Glacier National Park (also referred as the Crown of the Continent) is located in the state of Montana (U.S.) and the provinces of Alberta and British Columbia (Canada). With more than 1500 sq mi (4,000 sq km), the park is home to a vast ecosystem, including hundreds of animal species, more than a thousand species of plants, and 130 named lakes. The park is particularly known for its unpredictable weather and the huge number of tourists from all over the world. Beside being a park, the Glacier National Park is also a biosphere park, a peace park, and a world heritage site.
How it Got Here
The Glacier was initially inhabited by Native Americans, including the Blackft, Cheyenne, Kootenai, and Salish. The park currently borders the Blackft Indian Reservation and the Flathead Indian Reservation.
After 1850 explorations of the area become common, with George Bird Grinnell being the explorer who is credited with having worked in establishing the national park and coining the term “Crown of the Continent”. However, the Great Northern Railway company also had an important contribution to the creation of the park. After the railroad began crossing the area in 1891, the company lobbied in the U.S. Congress for the creation of the park and it partly convinced the government, as a forest preserve was created instead. Later, in 1910, Grinnell, together with its club- George Bird Grinnell Club-and the Great Northern Railway convinced the Congress to upgrade the area from forest reserve to national park.
Glacier National Park is cold, though not as cold as the name might suggest. During the summer the average temperature is around 70 °F (21 °C) during daytime and 40 °F (4 °C) during the nighttime. That being said, the weather is highly unpredictable in this area and it is important to pay attention to weather forecasts before and during your trip. Glacier National Park enjoys plenty of precipitations, as much as 3 in (76.2 mm) in the coldest months. The average yearly snowfall is 16-feet (4.9 m).
Because the park has an important climate change research program (the U.S. Geological Survey), it is worth acknowledging that rapid temperature changes have been registered in the area. For instance, research has revealed a rapid retreat of glaciers, important changes in temperature averages, UV-radiation, and vegetation.
Wild Wild Life
As in many parts of the Rockies, Glacier National Park has several grizzly bears. You might already know that these bears are not particularly friendly and you should stay away from them at a distance of at least 100 yards (91.4 meters). The same applies to the black bear, which is smaller but can also be dangerous. Another amazing and quite dangerous species is the Canadian lynx, which unfortunately is also a threatened species (the grizzly also is). Glacier National Park also includes bobcat, bighorn sheep, coyote, elk, moose, mule deer, wolverine, and others.
A black bear picking flowers
While in terms of fauna the park is most known for the mammals, there are many types of birds you won’t see on your typical day. The most well-known birds that live in the Glacier National Park include the American dipper, bald eagle, golden eagle, hawks, and peregrine falcon. It is estimated that more than 260 species of birds can be found in the park, which is unusually high in an area located so far north. If you travel to the park you may also encounter the garter snake and the western painted turtle.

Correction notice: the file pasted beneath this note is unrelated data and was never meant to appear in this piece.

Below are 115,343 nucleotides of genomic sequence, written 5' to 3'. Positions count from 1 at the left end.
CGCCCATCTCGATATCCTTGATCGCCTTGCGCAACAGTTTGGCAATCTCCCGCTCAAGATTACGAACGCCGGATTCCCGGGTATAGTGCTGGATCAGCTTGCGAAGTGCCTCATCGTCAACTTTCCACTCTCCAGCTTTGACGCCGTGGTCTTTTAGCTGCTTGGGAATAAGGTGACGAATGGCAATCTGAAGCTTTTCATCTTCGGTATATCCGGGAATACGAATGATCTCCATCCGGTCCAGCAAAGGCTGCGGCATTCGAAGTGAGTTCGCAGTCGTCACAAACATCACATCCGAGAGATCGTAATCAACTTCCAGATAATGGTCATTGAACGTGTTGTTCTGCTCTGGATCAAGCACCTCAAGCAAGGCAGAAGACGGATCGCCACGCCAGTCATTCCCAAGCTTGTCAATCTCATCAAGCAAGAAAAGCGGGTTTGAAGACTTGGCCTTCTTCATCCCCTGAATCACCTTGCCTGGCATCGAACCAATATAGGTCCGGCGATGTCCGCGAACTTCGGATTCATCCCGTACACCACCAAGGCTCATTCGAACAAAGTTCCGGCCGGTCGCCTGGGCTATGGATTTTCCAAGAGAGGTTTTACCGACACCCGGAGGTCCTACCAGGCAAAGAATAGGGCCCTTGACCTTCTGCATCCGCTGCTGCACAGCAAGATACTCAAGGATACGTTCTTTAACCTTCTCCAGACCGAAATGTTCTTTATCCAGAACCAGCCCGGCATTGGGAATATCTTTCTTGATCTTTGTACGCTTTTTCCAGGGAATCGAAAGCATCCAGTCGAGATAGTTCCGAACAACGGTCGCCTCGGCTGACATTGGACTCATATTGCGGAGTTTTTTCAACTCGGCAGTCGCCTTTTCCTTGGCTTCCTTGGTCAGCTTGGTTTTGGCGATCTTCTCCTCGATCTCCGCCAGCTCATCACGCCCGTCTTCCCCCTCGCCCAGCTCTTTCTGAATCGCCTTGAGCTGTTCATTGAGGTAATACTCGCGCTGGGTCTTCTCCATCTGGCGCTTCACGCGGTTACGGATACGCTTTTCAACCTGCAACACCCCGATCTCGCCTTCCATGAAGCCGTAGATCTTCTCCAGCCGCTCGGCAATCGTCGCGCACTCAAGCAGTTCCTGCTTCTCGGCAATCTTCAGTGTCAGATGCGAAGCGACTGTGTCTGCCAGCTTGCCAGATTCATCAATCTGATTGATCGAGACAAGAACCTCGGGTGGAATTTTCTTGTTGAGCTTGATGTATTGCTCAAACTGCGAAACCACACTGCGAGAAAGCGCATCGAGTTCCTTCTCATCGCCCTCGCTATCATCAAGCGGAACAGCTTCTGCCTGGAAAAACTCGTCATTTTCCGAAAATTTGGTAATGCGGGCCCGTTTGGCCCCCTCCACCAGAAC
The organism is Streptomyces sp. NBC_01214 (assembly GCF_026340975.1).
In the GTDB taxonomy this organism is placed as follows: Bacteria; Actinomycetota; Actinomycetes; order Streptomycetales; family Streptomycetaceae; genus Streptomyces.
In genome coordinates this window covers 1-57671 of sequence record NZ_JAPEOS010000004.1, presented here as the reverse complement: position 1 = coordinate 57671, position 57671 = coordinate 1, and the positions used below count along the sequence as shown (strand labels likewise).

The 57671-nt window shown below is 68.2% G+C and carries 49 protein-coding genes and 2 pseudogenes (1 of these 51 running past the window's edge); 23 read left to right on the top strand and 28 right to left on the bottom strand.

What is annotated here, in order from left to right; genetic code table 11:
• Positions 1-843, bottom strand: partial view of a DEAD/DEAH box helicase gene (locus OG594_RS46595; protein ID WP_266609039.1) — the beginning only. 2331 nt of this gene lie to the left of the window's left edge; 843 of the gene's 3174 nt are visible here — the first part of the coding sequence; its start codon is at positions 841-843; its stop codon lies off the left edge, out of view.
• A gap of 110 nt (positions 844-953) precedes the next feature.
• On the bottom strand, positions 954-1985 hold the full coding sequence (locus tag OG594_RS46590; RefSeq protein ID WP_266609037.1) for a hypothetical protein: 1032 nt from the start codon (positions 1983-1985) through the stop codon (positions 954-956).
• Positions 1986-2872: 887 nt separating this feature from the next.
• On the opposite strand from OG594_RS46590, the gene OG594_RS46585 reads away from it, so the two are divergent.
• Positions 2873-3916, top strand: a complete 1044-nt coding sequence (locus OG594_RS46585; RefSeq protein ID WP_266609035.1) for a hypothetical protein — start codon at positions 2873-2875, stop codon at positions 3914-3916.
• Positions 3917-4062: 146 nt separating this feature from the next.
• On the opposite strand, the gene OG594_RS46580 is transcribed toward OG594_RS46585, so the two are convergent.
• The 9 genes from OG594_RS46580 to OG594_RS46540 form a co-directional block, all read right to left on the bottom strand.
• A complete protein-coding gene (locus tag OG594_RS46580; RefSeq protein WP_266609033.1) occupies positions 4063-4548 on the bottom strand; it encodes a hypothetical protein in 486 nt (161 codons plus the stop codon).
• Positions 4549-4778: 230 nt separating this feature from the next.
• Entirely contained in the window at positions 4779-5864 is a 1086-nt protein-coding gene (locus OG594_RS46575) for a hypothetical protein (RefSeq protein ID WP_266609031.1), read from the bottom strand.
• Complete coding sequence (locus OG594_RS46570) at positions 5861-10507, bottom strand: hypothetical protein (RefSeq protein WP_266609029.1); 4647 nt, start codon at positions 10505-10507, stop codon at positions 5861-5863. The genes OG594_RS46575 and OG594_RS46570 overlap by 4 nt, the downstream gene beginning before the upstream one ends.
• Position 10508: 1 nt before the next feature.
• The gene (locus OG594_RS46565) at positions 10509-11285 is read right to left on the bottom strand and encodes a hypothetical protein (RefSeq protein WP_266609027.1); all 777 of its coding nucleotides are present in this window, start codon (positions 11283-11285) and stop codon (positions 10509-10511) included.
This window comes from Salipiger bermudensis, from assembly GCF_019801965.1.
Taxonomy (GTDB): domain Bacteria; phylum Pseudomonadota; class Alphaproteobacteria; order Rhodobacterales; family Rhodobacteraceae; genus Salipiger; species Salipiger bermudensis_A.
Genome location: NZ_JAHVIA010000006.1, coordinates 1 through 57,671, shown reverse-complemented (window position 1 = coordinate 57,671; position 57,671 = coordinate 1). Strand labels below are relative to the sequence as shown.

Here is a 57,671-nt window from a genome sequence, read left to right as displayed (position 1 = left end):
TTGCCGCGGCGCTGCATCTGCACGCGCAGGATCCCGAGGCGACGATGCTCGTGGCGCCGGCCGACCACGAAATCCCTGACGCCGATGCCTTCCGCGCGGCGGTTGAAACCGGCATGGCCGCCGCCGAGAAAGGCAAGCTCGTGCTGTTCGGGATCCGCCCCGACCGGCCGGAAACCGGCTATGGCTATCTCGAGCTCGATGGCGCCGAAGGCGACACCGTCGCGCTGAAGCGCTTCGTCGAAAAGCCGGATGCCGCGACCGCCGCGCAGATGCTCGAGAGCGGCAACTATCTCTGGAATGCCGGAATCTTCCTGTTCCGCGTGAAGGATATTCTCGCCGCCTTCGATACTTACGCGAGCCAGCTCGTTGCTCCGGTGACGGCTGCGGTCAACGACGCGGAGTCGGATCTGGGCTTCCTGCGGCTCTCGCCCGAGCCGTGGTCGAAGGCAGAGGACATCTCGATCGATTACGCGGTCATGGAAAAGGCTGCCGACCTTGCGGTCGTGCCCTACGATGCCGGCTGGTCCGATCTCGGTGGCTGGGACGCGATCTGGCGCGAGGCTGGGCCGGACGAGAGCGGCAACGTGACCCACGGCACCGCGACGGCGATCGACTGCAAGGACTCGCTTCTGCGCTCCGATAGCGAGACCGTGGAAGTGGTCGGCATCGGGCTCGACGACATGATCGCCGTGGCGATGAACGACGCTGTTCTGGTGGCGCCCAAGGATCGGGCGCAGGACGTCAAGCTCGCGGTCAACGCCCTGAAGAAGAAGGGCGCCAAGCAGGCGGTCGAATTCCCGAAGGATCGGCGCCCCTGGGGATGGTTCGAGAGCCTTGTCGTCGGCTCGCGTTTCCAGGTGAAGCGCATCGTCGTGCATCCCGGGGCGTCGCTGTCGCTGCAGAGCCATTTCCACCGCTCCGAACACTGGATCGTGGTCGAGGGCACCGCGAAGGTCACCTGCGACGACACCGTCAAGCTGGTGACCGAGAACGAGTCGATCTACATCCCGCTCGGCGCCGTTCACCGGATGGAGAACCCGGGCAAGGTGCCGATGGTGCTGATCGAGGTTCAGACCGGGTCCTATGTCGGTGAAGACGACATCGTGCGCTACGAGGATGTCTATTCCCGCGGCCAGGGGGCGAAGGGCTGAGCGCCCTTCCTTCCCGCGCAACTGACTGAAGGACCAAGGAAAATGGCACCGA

Bald eagle with evil look
The park contains an impressive ecosystem, as it has managed to survive in the same form it had a few centuries ago. While a large part of the park consists of coniferous forests, noticeable plants include aspen, beargrass, and cottonwood. An interesting coniferous is the western larch, as it losses its needles during the fall. Finally, if you like wildflowers you will probably like at least one of the following: balsamroot, glacier lily, Indian paintbrush, and monkeyflower.
One of the most notable peaks to be seen is Chief Mountain. The peak belongs to the Rocky Mountain Front (Lewis Overthrust)-an overthrust fault that is 200 miles (320 km) long. The peak can be observed from both Alberta and Montana and its popularity is given by its unusual form.
When visiting Glacier National Park, it is recommended that you also see Lake McDonald, which is number one among the park’s lakes in terms of area (6,823 acres/27.61 km), length (9.4 miles/15.1 km), and deep (454 ft/141 m). The Avalanche Lake is another one who draws plenty of attention (and has a cool name). This lake is located in a cirque that was formed by glacial erosion. Something that many people find particularly nice about the lake is its opaque turquoise color-a consequence of the glacial silt suspended in the water.
Lake McDonald Valley
When you think about going to Glacier National Park nobody will be surprised if you think about visiting glaciers. While more than a hundred glaciers existed in the 19th century, today there are only 25 glaciers that have a significant size. These include the Pumpkin Glacier (8,232 ft/2,509 m), the Rainbow Glacier (8,222 ft/2,506 m), and the Two Ocean Glacier (8,015 ft/2,443 meters). The signs left by the glaciers of the past is reflected by the present of U-shaped arêtes, cirques, and valleys. While glaciers have almost disappeared, it is not clear whether the name of the national park will change to something more contemporary (any suggestions in mind?)
Hiking & Camping in Glacier National Park
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